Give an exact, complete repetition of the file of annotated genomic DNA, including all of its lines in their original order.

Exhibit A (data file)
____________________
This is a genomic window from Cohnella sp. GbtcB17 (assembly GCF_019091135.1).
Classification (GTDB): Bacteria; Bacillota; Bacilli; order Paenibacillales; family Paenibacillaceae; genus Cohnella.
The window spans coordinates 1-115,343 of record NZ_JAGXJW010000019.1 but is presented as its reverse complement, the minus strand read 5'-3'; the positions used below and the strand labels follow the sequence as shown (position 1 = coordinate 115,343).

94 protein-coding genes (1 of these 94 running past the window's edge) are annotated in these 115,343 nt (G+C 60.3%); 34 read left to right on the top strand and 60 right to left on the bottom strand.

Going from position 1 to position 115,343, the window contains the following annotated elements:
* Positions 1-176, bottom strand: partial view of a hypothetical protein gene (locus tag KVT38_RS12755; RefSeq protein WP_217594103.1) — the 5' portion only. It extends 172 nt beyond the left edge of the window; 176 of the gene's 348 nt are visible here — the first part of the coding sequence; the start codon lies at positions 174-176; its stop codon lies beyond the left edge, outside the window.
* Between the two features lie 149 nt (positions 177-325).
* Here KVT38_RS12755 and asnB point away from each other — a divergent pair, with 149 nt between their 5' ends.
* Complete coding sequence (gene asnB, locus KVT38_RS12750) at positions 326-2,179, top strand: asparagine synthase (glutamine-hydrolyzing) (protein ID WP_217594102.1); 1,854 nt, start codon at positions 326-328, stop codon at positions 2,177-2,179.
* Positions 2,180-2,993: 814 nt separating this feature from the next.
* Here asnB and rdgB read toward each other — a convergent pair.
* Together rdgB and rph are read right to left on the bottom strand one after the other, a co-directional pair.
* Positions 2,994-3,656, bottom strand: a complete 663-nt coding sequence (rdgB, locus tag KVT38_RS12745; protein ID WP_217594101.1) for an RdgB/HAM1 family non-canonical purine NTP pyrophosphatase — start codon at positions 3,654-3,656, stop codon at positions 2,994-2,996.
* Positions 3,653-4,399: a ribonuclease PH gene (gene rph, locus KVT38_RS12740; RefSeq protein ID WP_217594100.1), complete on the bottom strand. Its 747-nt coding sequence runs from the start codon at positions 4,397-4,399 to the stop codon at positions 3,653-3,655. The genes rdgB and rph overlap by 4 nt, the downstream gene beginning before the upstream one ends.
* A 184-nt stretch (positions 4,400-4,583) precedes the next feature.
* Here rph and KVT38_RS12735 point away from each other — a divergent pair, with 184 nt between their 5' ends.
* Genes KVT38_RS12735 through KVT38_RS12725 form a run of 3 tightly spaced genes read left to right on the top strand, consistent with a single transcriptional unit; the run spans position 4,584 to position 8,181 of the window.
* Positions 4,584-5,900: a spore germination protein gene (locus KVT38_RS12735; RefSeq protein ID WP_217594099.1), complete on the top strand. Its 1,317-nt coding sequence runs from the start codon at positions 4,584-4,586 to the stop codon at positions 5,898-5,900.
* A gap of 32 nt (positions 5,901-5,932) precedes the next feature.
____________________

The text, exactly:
This is a genomic window from Cohnella sp. GbtcB17 (assembly GCF_019091135.1).
Classification (GTDB): Bacteria; Bacillota; Bacilli; order Paenibacillales; family Paenibacillaceae; genus Cohnella.
The window spans coordinates 1-115,343 of record NZ_JAGXJW010000019.1 but is presented as its reverse complement, the minus strand read 5'-3'; the positions used below and the strand labels follow the sequence as shown (position 1 = coordinate 115,343).

94 protein-coding genes (1 of these 94 running past the window's edge) are annotated in these 115,343 nt (G+C 60.3%); 34 read left to right on the top strand and 60 right to left on the bottom strand.

Going from position 1 to position 115,343, the window contains the following annotated elements:
* Positions 1-176, bottom strand: partial view of a hypothetical protein gene (locus tag KVT38_RS12755; RefSeq protein WP_217594103.1) — the 5' portion only. It extends 172 nt beyond the left edge of the window; 176 of the gene's 348 nt are visible here — the first part of the coding sequence; the start codon lies at positions 174-176; its stop codon lies beyond the left edge, outside the window.
* Between the two features lie 149 nt (positions 177-325).
* Here KVT38_RS12755 and asnB point away from each other — a divergent pair, with 149 nt between their 5' ends.
* Complete coding sequence (gene asnB, locus KVT38_RS12750) at positions 326-2,179, top strand: asparagine synthase (glutamine-hydrolyzing) (protein ID WP_217594102.1); 1,854 nt, start codon at positions 326-328, stop codon at positions 2,177-2,179.
* Positions 2,180-2,993: 814 nt separating this feature from the next.
* Here asnB and rdgB read toward each other — a convergent pair.
* Together rdgB and rph are read right to left on the bottom strand one after the other, a co-directional pair.
* Positions 2,994-3,656, bottom strand: a complete 663-nt coding sequence (rdgB, locus tag KVT38_RS12745; protein ID WP_217594101.1) for an RdgB/HAM1 family non-canonical purine NTP pyrophosphatase — start codon at positions 3,654-3,656, stop codon at positions 2,994-2,996.
* Positions 3,653-4,399: a ribonuclease PH gene (gene rph, locus KVT38_RS12740; RefSeq protein ID WP_217594100.1), complete on the bottom strand. Its 747-nt coding sequence runs from the start codon at positions 4,397-4,399 to the stop codon at positions 3,653-3,655. The genes rdgB and rph overlap by 4 nt, the downstream gene beginning before the upstream one ends.
* A 184-nt stretch (positions 4,400-4,583) precedes the next feature.
* Here rph and KVT38_RS12735 point away from each other — a divergent pair, with 184 nt between their 5' ends.
* Genes KVT38_RS12735 through KVT38_RS12725 form a run of 3 tightly spaced genes read left to right on the top strand, consistent with a single transcriptional unit; the run spans position 4,584 to position 8,181 of the window.
* Positions 4,584-5,900: a spore germination protein gene (locus KVT38_RS12735; RefSeq protein ID WP_217594099.1), complete on the top strand. Its 1,317-nt coding sequence runs from the start codon at positions 4,584-4,586 to the stop codon at positions 5,898-5,900.
* A gap of 32 nt (positions 5,901-5,932) precedes the next feature.